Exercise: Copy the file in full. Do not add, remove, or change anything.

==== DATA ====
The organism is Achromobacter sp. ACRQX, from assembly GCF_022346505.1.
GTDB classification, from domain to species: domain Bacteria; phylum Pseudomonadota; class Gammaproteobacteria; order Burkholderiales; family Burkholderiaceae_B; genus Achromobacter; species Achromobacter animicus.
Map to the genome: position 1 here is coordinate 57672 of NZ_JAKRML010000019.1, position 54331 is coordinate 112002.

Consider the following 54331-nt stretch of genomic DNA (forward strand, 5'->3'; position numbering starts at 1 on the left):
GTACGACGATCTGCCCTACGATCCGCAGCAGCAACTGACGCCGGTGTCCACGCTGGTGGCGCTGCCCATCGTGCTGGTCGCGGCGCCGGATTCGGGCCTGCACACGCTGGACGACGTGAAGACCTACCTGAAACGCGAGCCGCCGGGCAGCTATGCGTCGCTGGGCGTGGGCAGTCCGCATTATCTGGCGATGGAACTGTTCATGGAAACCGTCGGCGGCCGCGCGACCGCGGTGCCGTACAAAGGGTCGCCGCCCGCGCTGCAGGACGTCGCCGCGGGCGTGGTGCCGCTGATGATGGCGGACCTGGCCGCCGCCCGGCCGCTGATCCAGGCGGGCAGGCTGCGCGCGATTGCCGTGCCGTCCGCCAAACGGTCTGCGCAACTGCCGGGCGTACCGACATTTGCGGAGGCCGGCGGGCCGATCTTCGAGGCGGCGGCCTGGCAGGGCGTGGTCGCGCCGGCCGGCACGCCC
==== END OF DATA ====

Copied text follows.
The organism is Achromobacter sp. ACRQX, from assembly GCF_022346505.1.
GTDB classification, from domain to species: domain Bacteria; phylum Pseudomonadota; class Gammaproteobacteria; order Burkholderiales; family Burkholderiaceae_B; genus Achromobacter; species Achromobacter animicus.
Map to the genome: position 1 here is coordinate 57672 of NZ_JAKRML010000019.1, position 54331 is coordinate 112002.

Consider the following 54331-nt stretch of genomic DNA (forward strand, 5'->3'; position numbering starts at 1 on the left):
GTACGACGATCTGCCCTACGATCCGCAGCAGCAACTGACGCCGGTGTCCACGCTGGTGGCGCTGCCCATCGTGCTGGTCGCGGCGCCGGATTCGGGCCTGCACACGCTGGACGACGTGAAGACCTACCTGAAACGCGAGCCGCCGGGCAGCTATGCGTCGCTGGGCGTGGGCAGTCCGCATTATCTGGCGATGGAACTGTTCATGGAAACCGTCGGCGGCCGCGCGACCGCGGTGCCGTACAAAGGGTCGCCGCCCGCGCTGCAGGACGTCGCCGCGGGCGTGGTGCCGCTGATGATGGCGGACCTGGCCGCCGCCCGGCCGCTGATCCAGGCGGGCAGGCTGCGCGCGATTGCCGTGCCGTCCGCCAAACGGTCTGCGCAACTGCCGGGCGTACCGACATTTGCGGAGGCCGGCGGGCCGATCTTCGAGGCGGCGGCCTGGCAGGGCGTGGTCGCGCCGGCCGGCACGCCC